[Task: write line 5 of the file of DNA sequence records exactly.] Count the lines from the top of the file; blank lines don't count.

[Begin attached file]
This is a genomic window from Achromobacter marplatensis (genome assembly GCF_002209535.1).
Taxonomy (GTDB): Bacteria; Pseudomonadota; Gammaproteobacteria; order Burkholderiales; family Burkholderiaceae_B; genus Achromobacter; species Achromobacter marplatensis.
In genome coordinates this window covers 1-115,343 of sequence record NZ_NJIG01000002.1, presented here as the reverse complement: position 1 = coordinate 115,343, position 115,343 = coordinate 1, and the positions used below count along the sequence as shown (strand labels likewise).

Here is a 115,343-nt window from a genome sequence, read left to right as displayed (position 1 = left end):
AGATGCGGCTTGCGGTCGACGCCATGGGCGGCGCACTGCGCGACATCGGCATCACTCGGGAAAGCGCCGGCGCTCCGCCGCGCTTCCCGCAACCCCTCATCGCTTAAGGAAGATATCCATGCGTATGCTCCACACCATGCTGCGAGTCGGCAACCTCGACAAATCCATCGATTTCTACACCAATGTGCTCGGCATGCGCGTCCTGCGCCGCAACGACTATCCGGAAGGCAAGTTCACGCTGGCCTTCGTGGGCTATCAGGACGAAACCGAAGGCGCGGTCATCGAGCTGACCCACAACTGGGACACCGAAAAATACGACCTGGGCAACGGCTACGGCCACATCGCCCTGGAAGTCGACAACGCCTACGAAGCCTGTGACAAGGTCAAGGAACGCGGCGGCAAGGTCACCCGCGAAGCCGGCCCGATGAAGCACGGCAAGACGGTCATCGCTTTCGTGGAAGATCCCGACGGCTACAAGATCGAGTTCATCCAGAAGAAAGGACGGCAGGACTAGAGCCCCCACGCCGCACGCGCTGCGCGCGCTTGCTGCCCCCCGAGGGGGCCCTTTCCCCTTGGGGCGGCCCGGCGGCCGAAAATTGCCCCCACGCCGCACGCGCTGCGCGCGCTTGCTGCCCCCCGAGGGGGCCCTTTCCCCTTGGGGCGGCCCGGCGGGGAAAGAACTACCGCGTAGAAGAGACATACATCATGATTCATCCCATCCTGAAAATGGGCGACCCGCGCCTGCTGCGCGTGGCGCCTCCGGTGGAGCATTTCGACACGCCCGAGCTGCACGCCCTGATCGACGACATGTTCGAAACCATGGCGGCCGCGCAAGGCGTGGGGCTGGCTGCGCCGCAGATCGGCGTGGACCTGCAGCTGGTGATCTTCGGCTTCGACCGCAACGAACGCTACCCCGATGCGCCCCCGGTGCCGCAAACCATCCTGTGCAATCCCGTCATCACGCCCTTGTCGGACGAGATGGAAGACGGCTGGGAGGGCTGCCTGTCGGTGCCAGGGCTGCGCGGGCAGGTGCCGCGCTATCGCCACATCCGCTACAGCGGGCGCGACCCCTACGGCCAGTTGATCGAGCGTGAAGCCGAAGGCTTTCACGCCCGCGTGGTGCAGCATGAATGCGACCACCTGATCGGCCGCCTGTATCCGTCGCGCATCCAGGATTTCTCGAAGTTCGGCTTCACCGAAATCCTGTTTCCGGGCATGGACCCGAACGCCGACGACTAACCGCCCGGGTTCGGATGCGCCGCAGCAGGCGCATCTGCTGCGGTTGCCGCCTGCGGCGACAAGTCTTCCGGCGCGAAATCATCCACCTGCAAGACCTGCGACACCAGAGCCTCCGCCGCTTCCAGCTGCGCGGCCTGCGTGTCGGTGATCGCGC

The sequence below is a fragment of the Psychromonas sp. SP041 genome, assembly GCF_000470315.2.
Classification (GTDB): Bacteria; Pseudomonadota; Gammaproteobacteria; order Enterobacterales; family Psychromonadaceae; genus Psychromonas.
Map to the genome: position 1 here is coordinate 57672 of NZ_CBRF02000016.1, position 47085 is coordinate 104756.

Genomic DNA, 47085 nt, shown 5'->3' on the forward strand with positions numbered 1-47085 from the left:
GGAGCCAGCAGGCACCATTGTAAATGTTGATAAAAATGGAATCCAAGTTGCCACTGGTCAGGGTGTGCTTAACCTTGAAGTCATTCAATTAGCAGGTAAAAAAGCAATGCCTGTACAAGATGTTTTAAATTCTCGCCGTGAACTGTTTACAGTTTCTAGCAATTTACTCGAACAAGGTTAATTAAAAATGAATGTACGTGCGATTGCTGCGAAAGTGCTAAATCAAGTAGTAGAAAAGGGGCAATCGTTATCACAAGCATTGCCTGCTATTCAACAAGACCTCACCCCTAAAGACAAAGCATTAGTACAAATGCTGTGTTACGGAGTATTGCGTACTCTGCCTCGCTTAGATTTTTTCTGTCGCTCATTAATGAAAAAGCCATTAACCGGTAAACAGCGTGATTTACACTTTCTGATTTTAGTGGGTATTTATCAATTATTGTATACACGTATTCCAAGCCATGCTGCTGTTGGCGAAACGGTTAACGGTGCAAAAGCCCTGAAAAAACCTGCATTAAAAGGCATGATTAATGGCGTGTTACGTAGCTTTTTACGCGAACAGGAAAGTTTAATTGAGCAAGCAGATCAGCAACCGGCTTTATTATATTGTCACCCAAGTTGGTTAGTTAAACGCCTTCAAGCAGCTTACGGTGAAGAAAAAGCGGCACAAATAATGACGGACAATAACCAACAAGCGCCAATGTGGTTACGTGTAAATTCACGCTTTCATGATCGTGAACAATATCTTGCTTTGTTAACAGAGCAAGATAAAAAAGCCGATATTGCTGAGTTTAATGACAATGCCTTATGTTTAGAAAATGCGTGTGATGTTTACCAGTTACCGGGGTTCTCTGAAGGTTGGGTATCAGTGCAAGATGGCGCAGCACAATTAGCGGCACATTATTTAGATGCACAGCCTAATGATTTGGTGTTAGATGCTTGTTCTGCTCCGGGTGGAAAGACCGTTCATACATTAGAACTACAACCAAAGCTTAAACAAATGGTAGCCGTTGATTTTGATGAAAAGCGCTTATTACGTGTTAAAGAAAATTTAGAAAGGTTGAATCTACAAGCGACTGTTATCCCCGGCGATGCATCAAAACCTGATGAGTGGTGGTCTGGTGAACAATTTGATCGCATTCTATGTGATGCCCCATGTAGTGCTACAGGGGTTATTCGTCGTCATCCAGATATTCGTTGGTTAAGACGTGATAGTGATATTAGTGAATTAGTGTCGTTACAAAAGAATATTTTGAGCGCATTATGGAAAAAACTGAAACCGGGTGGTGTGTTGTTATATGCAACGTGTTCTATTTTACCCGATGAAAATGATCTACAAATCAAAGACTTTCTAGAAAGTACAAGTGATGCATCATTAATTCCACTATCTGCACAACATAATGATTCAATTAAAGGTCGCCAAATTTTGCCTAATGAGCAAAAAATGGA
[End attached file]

AGATGCGGCTTGCGGTCGACGCCATGGGCGGCGCACTGCGCGACATCGGCATCACTCGGGAAAGCGCCGGCGCTCCGCCGCGCTTCCCGCAACCCCTCATCGCTTAAGGAAGATATCCATGCGTATGCTCCACACCATGCTGCGAGTCGGCAACCTCGACAAATCCATCGATTTCTACACCAATGTGCTCGGCATGCGCGTCCTGCGCCGCAACGACTATCCGGAAGGCAAGTTCACGCTGGCCTTCGTGGGCTATCAGGACGAAACCGAAGGCGCGGTCATCGAGCTGACCCACAACTGGGACACCGAAAAATACGACCTGGGCAACGGCTACGGCCACATCGCCCTGGAAGTCGACAACGCCTACGAAGCCTGTGACAAGGTCAAGGAACGCGGCGGCAAGGTCACCCGCGAAGCCGGCCCGATGAAGCACGGCAAGACGGTCATCGCTTTCGTGGAAGATCCCGACGGCTACAAGATCGAGTTCATCCAGAAGAAAGGACGGCAGGACTAGAGCCCCCACGCCGCACGCGCTGCGCGCGCTTGCTGCCCCCCGAGGGGGCCCTTTCCCCTTGGGGCGGCCCGGCGGCCGAAAATTGCCCCCACGCCGCACGCGCTGCGCGCGCTTGCTGCCCCCCGAGGGGGCCCTTTCCCCTTGGGGCGGCCCGGCGGGGAAAGAACTACCGCGTAGAAGAGACATACATCATGATTCATCCCATCCTGAAAATGGGCGACCCGCGCCTGCTGCGCGTGGCGCCTCCGGTGGAGCATTTCGACACGCCCGAGCTGCACGCCCTGATCGACGACATGTTCGAAACCATGGCGGCCGCGCAAGGCGTGGGGCTGGCTGCGCCGCAGATCGGCGTGGACCTGCAGCTGGTGATCTTCGGCTTCGACCGCAACGAACGCTACCCCGATGCGCCCCCGGTGCCGCAAACCATCCTGTGCAATCCCGTCATCACGCCCTTGTCGGACGAGATGGAAGACGGCTGGGAGGGCTGCCTGTCGGTGCCAGGGCTGCGCGGGCAGGTGCCGCGCTATCGCCACATCCGCTACAGCGGGCGCGACCCCTACGGCCAGTTGATCGAGCGTGAAGCCGAAGGCTTTCACGCCCGCGTGGTGCAGCATGAATGCGACCACCTGATCGGCCGCCTGTATCCGTCGCGCATCCAGGATTTCTCGAAGTTCGGCTTCACCGAAATCCTGTTTCCGGGCATGGACCCGAACGCCGACGACTAACCGCCCGGGTTCGGATGCGCCGCAGCAGGCGCATCTGCTGCGGTTGCCGCCTGCGGCGACAAGTCTTCCGGCGCGAAATCATCCACCTGCAAGACCTGCGACACCAGAGCCTCCGCCGCTTCCAGCTGCGCGGCCTGCGTGTCGGTGATCGCGC